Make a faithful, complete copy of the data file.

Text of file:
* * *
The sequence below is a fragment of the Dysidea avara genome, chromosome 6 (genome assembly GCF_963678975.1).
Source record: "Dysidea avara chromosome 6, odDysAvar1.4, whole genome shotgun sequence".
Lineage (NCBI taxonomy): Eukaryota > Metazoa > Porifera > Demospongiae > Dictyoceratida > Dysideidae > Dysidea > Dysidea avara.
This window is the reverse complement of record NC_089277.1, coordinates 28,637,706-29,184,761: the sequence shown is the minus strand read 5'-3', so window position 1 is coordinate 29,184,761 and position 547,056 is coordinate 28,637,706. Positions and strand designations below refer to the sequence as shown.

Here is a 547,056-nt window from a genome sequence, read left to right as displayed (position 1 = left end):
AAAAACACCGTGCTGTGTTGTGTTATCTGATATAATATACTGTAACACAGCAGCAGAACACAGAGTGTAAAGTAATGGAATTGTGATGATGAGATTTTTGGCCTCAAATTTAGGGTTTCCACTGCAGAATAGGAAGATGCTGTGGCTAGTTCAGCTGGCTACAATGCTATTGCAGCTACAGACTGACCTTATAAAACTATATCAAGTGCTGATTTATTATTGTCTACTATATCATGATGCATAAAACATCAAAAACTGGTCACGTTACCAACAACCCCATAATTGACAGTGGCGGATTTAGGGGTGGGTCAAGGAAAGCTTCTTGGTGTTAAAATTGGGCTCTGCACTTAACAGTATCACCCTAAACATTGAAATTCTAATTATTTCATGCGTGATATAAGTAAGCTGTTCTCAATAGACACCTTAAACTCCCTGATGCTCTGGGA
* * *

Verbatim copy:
The sequence below is a fragment of the Dysidea avara genome, chromosome 6 (genome assembly GCF_963678975.1).
Source record: "Dysidea avara chromosome 6, odDysAvar1.4, whole genome shotgun sequence".
Lineage (NCBI taxonomy): Eukaryota > Metazoa > Porifera > Demospongiae > Dictyoceratida > Dysideidae > Dysidea > Dysidea avara.
This window is the reverse complement of record NC_089277.1, coordinates 28,637,706-29,184,761: the sequence shown is the minus strand read 5'-3', so window position 1 is coordinate 29,184,761 and position 547,056 is coordinate 28,637,706. Positions and strand designations below refer to the sequence as shown.

Here is a 547,056-nt window from a genome sequence, read left to right as displayed (position 1 = left end):
AAAAACACCGTGCTGTGTTGTGTTATCTGATATAATATACTGTAACACAGCAGCAGAACACAGAGTGTAAAGTAATGGAATTGTGATGATGAGATTTTTGGCCTCAAATTTAGGGTTTCCACTGCAGAATAGGAAGATGCTGTGGCTAGTTCAGCTGGCTACAATGCTATTGCAGCTACAGACTGACCTTATAAAACTATATCAAGTGCTGATTTATTATTGTCTACTATATCATGATGCATAAAACATCAAAAACTGGTCACGTTACCAACAACCCCATAATTGACAGTGGCGGATTTAGGGGTGGGTCAAGGAAAGCTTCTTGGTGTTAAAATTGGGCTCTGCACTTAACAGTATCACCCTAAACATTGAAATTCTAATTATTTCATGCGTGATATAAGTAAGCTGTTCTCAATAGACACCTTAAACTCCCTGATGCTCTGGGA